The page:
A non-partisan group that wants fairness in government is holding a meeting to talk about how North Carolina can change its redistricting laws. The NC Coalition for Lobbying and Government Reform is meeting Wednesday night at the Caldwell Presbyterian Church in Charlotte. The group is bringing together a panel to discuss how to make the drawing of districts fairer and presenting a copy of a bill it wants passed in the Legislature. The group says the current practice of letting the political party in power draw U.S. House and state legislative districts creates districts where candidates have to be extremely partisan to win primaries, shutting out more moderate voices. The panel will also meet in Wilmington on Oct. 30.
The NC Insider reports that groups challenging North Carolina legislative and congressional districts are again asking the state Supreme Court to have Justice Paul Newby step aside from hearing the case. From the Insider: “Lawyers representing the NAACP and other plaintiffs challenging the maps filed lengthy briefs on Friday as they appeal a lower court ruling that upheld the districts. The filings raise the issue of whether Newby should take part in hearing the case in light of campaign money that flowed from a Washington-based Republican Party group supporting his candidacy. The same group, the Republican State Leadership Committee, also employed a consultant, Tom Hofeller, that GOP lawmakers referred to as the chief architect of the congressional and legislative district plans. “Thus, unless Justice Newby recuses himself, he will rule on the validity of redistricting plans that were drawn, endorsed and embraced by the principal funder of a committee supporting his campaign for re-election,” the brief said.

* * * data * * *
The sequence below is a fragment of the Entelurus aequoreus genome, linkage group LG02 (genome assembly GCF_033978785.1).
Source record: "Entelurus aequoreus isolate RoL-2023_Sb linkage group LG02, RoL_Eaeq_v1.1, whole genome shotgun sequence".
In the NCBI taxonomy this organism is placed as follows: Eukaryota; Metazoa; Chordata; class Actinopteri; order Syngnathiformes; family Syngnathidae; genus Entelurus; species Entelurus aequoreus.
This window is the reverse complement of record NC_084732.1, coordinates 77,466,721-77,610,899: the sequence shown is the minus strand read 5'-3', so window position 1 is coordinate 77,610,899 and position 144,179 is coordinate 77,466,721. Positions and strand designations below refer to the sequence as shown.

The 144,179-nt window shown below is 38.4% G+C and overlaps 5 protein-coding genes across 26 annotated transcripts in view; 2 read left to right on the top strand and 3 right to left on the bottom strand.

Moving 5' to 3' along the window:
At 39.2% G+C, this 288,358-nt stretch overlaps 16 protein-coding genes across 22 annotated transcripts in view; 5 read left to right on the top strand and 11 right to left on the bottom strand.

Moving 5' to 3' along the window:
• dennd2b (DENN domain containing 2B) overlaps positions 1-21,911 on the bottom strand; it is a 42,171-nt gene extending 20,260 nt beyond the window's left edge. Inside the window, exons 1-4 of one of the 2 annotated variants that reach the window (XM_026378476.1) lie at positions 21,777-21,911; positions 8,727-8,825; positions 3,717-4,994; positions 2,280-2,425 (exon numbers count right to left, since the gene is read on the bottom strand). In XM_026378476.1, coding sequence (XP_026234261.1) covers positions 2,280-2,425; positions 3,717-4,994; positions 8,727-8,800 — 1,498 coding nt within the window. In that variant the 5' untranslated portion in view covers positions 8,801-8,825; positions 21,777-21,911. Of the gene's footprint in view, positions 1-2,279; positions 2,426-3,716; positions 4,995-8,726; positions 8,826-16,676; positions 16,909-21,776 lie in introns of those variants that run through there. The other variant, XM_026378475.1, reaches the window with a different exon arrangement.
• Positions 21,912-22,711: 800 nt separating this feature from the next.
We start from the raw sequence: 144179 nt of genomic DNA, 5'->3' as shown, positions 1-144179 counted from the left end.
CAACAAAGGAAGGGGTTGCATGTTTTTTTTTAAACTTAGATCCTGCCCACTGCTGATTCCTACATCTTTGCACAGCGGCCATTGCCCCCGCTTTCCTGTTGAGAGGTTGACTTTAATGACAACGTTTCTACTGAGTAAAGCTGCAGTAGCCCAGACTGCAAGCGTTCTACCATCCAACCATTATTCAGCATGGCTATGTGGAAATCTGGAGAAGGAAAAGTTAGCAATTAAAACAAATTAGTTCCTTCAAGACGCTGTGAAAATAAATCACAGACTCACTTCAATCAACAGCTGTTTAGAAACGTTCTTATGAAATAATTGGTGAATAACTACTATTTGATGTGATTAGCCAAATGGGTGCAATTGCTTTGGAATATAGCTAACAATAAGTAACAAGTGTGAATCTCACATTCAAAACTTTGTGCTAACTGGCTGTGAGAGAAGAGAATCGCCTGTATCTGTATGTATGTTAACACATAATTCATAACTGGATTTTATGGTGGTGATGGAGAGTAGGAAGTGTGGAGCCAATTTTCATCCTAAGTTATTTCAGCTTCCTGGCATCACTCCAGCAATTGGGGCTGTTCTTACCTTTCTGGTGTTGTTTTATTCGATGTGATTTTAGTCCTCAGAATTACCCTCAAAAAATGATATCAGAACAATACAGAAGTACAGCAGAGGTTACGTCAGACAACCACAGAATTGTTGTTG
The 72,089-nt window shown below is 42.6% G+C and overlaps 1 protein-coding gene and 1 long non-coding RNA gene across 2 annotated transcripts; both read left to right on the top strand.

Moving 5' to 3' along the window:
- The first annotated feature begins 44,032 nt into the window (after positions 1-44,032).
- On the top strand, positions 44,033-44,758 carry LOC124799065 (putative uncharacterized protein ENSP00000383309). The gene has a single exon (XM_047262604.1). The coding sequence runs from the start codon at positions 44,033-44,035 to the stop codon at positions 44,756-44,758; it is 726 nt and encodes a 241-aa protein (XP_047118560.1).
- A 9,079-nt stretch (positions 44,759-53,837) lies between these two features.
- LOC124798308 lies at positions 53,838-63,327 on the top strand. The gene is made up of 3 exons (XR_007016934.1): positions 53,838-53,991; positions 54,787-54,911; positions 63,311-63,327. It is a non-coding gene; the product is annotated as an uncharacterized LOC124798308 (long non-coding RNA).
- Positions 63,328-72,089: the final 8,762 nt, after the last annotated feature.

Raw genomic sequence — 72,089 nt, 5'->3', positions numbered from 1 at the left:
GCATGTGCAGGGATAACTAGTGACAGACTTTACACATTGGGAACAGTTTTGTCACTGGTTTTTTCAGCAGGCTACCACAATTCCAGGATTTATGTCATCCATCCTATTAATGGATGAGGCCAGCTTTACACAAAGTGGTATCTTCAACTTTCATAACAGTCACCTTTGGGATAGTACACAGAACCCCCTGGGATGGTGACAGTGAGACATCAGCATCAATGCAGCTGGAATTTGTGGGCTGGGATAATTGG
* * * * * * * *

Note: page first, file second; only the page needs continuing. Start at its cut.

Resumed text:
NC Policy Watch: Justice Newby back on the redistricting hot seat